At 5.30pm, the League's press office is saying that nothing of note has come out of the meeting, even on the subject of summer rugby. By 6.30, with the most of the rugby league press at Central Park for the Wigan v Doncaster match, news begins to leak out. News Ltd executives are in Britain, it is admitted, and the League is keen to talk to them.

THURSDAY, 6 APRIL: On Wednesday night and during Thursday, Lindsay is engaged in negotiations with News Ltd, including a three-way phone link- up involving Murdoch himself in Washington DC. It is believed that the bidding started at £30m.

In Australia, Murdoch's number two, Ken Cowley, announces that a deal has been done, two days before chairmen are due to discuss it. Cowley has "jumped the gun", the Rugby League's press office says. A row follows between News Ltd and the press office, which is ordered to institute a news black-out on Super League negotiations.

FRIDAY, 7 APRIL: During the morning, First Division chairmen are contacted to check their availability for a meeting that night. With a couple of notable exceptions, they agree to go to Huddersfield for that meeting, but Jim Mills of Widnes is at the races and cannot be contacted and John Wilkinson of Salford is also away.

Tom Smith stands in for Mills and Albert White for Wilkinson, while Hull KR are the one Second Division club represented at the gathering, held at the Hilton Hotel on the outskirts of the town.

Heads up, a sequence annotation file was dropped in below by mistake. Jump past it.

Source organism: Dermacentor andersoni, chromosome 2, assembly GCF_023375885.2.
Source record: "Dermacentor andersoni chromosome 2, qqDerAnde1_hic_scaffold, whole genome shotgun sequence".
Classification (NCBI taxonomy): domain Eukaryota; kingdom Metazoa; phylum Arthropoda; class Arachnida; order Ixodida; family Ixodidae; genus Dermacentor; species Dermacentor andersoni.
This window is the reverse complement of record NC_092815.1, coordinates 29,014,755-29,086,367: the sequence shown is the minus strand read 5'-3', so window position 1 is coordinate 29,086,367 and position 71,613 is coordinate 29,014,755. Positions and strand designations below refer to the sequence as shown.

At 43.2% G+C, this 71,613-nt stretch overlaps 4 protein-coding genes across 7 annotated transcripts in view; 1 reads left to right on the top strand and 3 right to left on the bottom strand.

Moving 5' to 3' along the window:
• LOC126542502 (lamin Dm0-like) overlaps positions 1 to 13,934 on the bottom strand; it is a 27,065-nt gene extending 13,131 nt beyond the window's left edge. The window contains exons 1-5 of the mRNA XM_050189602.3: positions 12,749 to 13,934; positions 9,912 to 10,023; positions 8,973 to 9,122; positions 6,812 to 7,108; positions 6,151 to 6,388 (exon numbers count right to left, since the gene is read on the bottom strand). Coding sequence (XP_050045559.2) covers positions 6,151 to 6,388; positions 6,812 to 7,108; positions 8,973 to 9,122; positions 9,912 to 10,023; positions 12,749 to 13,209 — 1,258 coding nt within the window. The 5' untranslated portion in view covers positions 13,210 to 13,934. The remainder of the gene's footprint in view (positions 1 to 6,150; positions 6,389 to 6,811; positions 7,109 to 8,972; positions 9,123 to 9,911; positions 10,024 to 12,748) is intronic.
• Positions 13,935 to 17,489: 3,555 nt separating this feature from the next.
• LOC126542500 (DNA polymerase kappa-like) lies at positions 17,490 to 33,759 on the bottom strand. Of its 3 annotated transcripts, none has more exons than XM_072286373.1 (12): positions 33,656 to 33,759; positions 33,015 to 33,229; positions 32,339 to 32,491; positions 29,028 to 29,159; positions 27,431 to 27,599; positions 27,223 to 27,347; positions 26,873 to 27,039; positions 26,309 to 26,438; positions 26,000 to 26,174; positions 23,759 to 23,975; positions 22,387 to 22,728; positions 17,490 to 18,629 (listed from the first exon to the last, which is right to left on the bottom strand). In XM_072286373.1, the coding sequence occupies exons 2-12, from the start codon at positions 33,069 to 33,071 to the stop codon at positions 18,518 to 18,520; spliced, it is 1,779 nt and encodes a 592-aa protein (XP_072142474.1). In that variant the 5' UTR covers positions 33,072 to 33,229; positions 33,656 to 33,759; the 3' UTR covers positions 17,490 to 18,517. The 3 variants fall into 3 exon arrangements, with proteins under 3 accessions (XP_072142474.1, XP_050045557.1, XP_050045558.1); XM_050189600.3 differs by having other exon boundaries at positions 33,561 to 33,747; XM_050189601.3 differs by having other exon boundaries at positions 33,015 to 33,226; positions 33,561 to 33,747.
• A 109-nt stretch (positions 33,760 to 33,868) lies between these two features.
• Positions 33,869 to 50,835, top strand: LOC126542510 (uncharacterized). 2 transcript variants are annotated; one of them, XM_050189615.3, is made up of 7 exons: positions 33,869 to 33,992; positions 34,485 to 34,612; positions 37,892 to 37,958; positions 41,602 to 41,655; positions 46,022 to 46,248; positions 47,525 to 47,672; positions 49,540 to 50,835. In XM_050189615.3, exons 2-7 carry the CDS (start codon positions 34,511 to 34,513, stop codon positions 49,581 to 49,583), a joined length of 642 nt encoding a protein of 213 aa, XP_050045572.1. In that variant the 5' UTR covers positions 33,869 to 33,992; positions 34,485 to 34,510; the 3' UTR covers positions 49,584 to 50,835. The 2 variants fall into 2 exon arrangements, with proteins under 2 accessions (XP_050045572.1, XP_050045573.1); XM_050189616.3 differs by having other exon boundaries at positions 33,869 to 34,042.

At 8pm, Lindsay and the Rugby League's chairman, Rodney Walker, put the deal on the table. There are gasps at the amount of money on offer - £75m over five years, which means more than £1m per season for each of the Super League clubs. The bad news follows. The assembled chairmen are told that there will only be 14 teams in the Super League and that places are set aside for two French clubs, one from Wales and one from London.

After discussion, the Welsh involvement is scaled down to a team, probably based in Cardiff, in a new British First Division, one level down from the Super League.

But that still only leaves 11 places. Lindsay and Walker tell the chairmen how they think those places should be allocated, together with the mergers that would be required: Hull with Hull KR; Castleford, Featherstone and Wakefield; Sheffield and Doncaster; Salford and Oldham; Workington, Whitehaven, Barrow and Carlisle.

It is also suggested that Halifax, already merger-minded because of their ground problems, should amalgamate with either Bradford or Huddersfield, but both Bradford and Halifax are included separately in the Super League blueprint. The Warrington-Widnes amalgamation is also suggested, but both say they want to stand alone, so Warrington are included and Widnes are designated first reserve.

There is one sticking point. The chairmen want a sum of money specifically set aside for the clubs not to be included in the Super League. Lindsay and Walker leave the room and come back from talks with News Ltd's legal representative with another £2m, raising the total value of the deal to £77m. Most of the extra will go in one-off payments of £100,000 to the excluded clubs. Some cynics are already calling it the "Pay Off Your Debts and Die" clause.

It is almost 2am before the meeting breaks up. Nothing is signed by the prospective Super League clubs, as a photocopier has broken down.

SATURDAY, 8 APRIL: Early in the morning, Tom Smith contacts his chairman, Jim Mills, and tells him about the previous night's meeting - together with the fact that Widnes are only first reserves for the Super League. Mills is not impressed.